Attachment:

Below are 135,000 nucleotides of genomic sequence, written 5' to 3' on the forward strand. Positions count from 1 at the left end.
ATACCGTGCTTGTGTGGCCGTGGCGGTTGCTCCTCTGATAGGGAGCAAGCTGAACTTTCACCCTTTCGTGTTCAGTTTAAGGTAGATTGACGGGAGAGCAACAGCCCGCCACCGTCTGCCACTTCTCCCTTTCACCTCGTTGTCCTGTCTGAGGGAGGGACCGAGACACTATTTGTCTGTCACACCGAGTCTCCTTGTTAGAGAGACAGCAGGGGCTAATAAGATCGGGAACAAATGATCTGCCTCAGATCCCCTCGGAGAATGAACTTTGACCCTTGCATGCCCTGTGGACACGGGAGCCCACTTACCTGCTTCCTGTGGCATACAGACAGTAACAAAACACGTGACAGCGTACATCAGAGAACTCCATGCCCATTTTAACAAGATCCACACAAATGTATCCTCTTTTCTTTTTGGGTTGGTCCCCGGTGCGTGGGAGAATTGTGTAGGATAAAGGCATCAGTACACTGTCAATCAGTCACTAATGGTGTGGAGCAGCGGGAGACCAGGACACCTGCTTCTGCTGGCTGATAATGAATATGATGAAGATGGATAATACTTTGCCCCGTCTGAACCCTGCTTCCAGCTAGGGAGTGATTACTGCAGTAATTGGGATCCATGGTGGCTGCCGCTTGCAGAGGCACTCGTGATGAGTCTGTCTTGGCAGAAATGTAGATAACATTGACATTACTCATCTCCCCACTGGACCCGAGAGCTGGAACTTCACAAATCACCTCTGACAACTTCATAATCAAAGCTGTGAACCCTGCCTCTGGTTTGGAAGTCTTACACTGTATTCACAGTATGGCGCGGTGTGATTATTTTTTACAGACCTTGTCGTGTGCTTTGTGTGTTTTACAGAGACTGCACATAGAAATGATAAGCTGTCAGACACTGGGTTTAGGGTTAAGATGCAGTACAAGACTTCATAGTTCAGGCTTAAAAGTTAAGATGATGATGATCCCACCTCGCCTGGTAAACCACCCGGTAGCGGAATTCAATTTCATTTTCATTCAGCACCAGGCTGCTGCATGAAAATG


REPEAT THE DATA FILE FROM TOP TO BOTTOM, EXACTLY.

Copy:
Below are 135,000 nucleotides of genomic sequence, written 5' to 3' on the forward strand. Positions count from 1 at the left end.
ATACCGTGCTTGTGTGGCCGTGGCGGTTGCTCCTCTGATAGGGAGCAAGCTGAACTTTCACCCTTTCGTGTTCAGTTTAAGGTAGATTGACGGGAGAGCAACAGCCCGCCACCGTCTGCCACTTCTCCCTTTCACCTCGTTGTCCTGTCTGAGGGAGGGACCGAGACACTATTTGTCTGTCACACCGAGTCTCCTTGTTAGAGAGACAGCAGGGGCTAATAAGATCGGGAACAAATGATCTGCCTCAGATCCCCTCGGAGAATGAACTTTGACCCTTGCATGCCCTGTGGACACGGGAGCCCACTTACCTGCTTCCTGTGGCATACAGACAGTAACAAAACACGTGACAGCGTACATCAGAGAACTCCATGCCCATTTTAACAAGATCCACACAAATGTATCCTCTTTTCTTTTTGGGTTGGTCCCCGGTGCGTGGGAGAATTGTGTAGGATAAAGGCATCAGTACACTGTCAATCAGTCACTAATGGTGTGGAGCAGCGGGAGACCAGGACACCTGCTTCTGCTGGCTGATAATGAATATGATGAAGATGGATAATACTTTGCCCCGTCTGAACCCTGCTTCCAGCTAGGGAGTGATTACTGCAGTAATTGGGATCCATGGTGGCTGCCGCTTGCAGAGGCACTCGTGATGAGTCTGTCTTGGCAGAAATGTAGATAACATTGACATTACTCATCTCCCCACTGGACCCGAGAGCTGGAACTTCACAAATCACCTCTGACAACTTCATAATCAAAGCTGTGAACCCTGCCTCTGGTTTGGAAGTCTTACACTGTATTCACAGTATGGCGCGGTGTGATTATTTTTTACAGACCTTGTCGTGTGCTTTGTGTGTTTTACAGAGACTGCACATAGAAATGATAAGCTGTCAGACACTGGGTTTAGGGTTAAGATGCAGTACAAGACTTCATAGTTCAGGCTTAAAAGTTAAGATGATGATGATCCCACCTCGCCTGGTAAACCACCCGGTAGCGGAATTCAATTTCATTTTCATTCAGCACCAGGCTGCTGCATGAAAATG